Dr Martin Moore
Senior Lecturer in Political Communication Education in the Department of Political Economy at King’s College London, and director of the Centre for the Study of Media Communication and Power.
Section 6: The Digital Campaign
- Digital campaign regulation: more urgent than ever?
- Did the Conservatives embrace social media in 2019?
- #GE2019 – Labour owns the Tories on Instagram, the latest digital battlefield
- Spot the difference: how Nicola Sturgeon and Jo Swinson self-represented on Twitter
- “Go back to your student politics”? Momentum, the digital campaign, and what comes next
- Taking the tube
- The politics of deletion in social media campaigns
- “Behind the curtain of the targeting machine”: political parties A/B testing in action
- Against opacity, outrage and deception in digital political campaigning
- Big chickens, dumbfakes, squirrel killers: was 2019 the election where ‘shitposing’ went mainstream?
It is Thursday, 21st November 2019. The Labour manifesto has just been published and you want to know what to think about it. You could, of course, read all 107 pages of the manifesto in full online, or snack on Labour Party digests of it (including Jeremy Corbyn’s 60 second synopsis from the back of a moving car). Alternatively, you could go to the Conservatives’ critique of it at labourmanifesto.co.uk (briefly the top ad when you search Google for ‘Labour’).
Rather than read the necessarily one-sided pitches by the parties themselves, you probably want some non-party analysis. For this you will not find yourself wanting. For lightning reactions you can scroll through the thousands of tweets under #labourmanifesto. For more thoughtful responses you can read breakdowns from every thinktank from the IFS to the IEA, from the Institute for Government to the UK in a Changing Europe. If you are aligned to a particular cause you can look at the many posts from NGOs and campaign groups, from Greenpeace to Taxpayers Alliance.
The national media didn’t hold back in their reporting and analysis. Of the more than 4,500 news articles published online on 21st November by the UK’s national newspapers and broadcasters, you could read just under 300 reporting on Labour’s manifesto.
Then there are the online native news sites. Buzzfeed, Vice or Huffington Post will give you a general view. For an inside take you could turn to Politico, or PoliticsHome, Politics Means Politics or Politics.co.uk. For insight you might choose Tortoise, or CapX, The Conversation or Unherd. Or perhaps you want to confirm your partisan prejudice at ConservativeHome, the New European, or Labour List. Further from the centre still you can find coverage on Breitbart, Novara Media, the Canary, Skwawkbox, Evolve Politics, Westmonster, or Politicalite. Or you might find yourself following a link to a lesser known online news site, like LondonEconomic, Joe.co.uk, the Descrier, the Overtake, or ScramNews. Or one of a growing collection of sites whose origins, ownership, and objectives are obscure or entirely opaque – such as ukupdates.co.uk.
Exhausted by the idea of trawling through each of these sites individually? How about using a news aggregator: AOL News, Yahoo News, MSN News, Bing News, NewsNow.co.uk, or even Newsdump.co.uk. If you would rather get a personal take on the manifesto you could watch one of many YouTube vloggers (such as TLDR, A Different Bias or Akkad Daily), read innumerable blogs (like briefingsforbrexit.com), sign up for one of dozens of newsletters, or listen to one of a bevy of podcasts (Reasons to be Cheerful, Remainiacs, The Political Party, or Talking Politics). Alternatively, you could gauge what effect the manifesto is having on Labour’s odds at politicalbetting.com, or track the polls at one of the many polling sites (including YouGov, Ipsos MORI or Lord Ashcroft polls).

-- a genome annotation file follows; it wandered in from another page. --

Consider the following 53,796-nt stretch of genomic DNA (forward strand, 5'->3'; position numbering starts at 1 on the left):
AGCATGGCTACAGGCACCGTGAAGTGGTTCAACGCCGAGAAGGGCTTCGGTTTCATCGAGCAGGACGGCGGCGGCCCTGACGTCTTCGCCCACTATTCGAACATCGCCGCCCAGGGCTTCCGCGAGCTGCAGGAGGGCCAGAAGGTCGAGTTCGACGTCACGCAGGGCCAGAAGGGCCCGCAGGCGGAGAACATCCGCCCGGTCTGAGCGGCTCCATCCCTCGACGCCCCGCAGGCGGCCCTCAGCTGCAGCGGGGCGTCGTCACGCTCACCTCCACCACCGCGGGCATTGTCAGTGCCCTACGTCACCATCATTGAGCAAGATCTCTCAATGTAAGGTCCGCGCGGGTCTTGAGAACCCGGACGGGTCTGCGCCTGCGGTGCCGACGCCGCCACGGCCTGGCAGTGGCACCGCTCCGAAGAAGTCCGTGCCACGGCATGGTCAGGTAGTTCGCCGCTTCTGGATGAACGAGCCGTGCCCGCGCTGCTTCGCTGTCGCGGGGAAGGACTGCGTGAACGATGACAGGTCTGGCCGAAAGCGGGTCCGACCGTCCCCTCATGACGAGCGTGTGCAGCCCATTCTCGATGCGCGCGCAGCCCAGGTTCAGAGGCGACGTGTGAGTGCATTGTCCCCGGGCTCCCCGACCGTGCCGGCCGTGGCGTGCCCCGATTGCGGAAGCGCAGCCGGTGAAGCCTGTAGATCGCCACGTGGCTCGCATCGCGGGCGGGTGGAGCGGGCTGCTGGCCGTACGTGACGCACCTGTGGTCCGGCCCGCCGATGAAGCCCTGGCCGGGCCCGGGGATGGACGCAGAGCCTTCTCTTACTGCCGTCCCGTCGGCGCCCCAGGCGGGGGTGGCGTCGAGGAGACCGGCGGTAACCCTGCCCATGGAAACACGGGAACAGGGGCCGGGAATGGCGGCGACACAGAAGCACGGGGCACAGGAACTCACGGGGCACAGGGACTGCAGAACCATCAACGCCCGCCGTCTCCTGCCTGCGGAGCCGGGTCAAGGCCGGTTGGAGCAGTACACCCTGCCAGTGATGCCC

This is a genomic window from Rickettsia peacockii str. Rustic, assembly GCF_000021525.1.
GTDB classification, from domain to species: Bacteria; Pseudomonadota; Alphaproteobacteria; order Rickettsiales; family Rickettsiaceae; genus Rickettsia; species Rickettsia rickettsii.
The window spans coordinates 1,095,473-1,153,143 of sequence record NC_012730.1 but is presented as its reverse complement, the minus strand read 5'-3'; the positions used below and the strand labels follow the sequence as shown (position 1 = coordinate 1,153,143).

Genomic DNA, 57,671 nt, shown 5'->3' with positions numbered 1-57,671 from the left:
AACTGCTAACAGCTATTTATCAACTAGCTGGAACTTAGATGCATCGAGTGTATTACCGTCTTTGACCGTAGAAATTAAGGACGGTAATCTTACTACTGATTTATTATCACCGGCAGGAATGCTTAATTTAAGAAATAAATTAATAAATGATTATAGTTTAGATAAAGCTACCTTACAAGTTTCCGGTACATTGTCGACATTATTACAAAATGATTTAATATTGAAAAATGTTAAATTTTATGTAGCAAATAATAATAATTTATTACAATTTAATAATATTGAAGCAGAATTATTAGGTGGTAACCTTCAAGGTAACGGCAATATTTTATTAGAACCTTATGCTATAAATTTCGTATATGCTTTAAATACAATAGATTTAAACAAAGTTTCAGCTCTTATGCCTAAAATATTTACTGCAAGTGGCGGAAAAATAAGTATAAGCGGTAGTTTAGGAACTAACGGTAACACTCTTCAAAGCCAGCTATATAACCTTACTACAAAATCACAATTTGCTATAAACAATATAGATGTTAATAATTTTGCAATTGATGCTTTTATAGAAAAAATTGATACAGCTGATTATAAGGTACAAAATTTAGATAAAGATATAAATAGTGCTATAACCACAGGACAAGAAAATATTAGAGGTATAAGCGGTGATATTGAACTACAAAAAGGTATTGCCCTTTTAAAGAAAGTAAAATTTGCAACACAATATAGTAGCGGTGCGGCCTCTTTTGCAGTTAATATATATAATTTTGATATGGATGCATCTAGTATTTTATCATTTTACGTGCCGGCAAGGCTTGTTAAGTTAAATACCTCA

We are inundated with political news and views, and this is simply the production of political news and opinion rather than its redistribution, adaptation, and consumption. Your interpretation of the manifesto will almost certainly be conditioned by the context in which you find it. If, for example, you are one of the 109,393 people who follow the Fight4Brexit group on Facebook, then the manifesto will be framed as a proposal for a second EU referendum. Or you might be one of the 226,000 members of the r/ukpolitics community on Reddit critiquing mainstream media and making their own assessments of the party’s promises.
Much of the current debate about ‘fake news’, false claims, and polarized debate, does not adequately acknowledge the most significant change in political communication in the last two decades – the explosion of the public sphere. There is a cacophony of voices competing to be heard – individuals, groups, communities, for-profit and non-profit organisations, campaigners, governments (foreign and domestic).
This means that many of the established theories we reach for when thinking about political communication, such as agenda-setting, framing and priming, need to be fundamentally reconceptualized. Who is setting the agenda of an active member of Fight4Brexit or r/ukpolitics? It means that quantitative content analysis – the bread and butter of lots of media research – has become vastly more complex and more difficult. What does counting the number of articles published in a handful of mainstream publications now tell us about the impact of media on public attitudes and opinions?
The 2019 UK election campaign has parallels with that of 1983. An unelectable Labour leader, a hard-left Labour Party, a collapse of Labour support in traditional strongholds, all ending with a hefty Conservative majority. Yet, despite these similarities, there is one aspect that is unrecognisably different – the media and communications landscape. And, as yet, we have yet to understand – or even know how to understand – what this really means for our politics.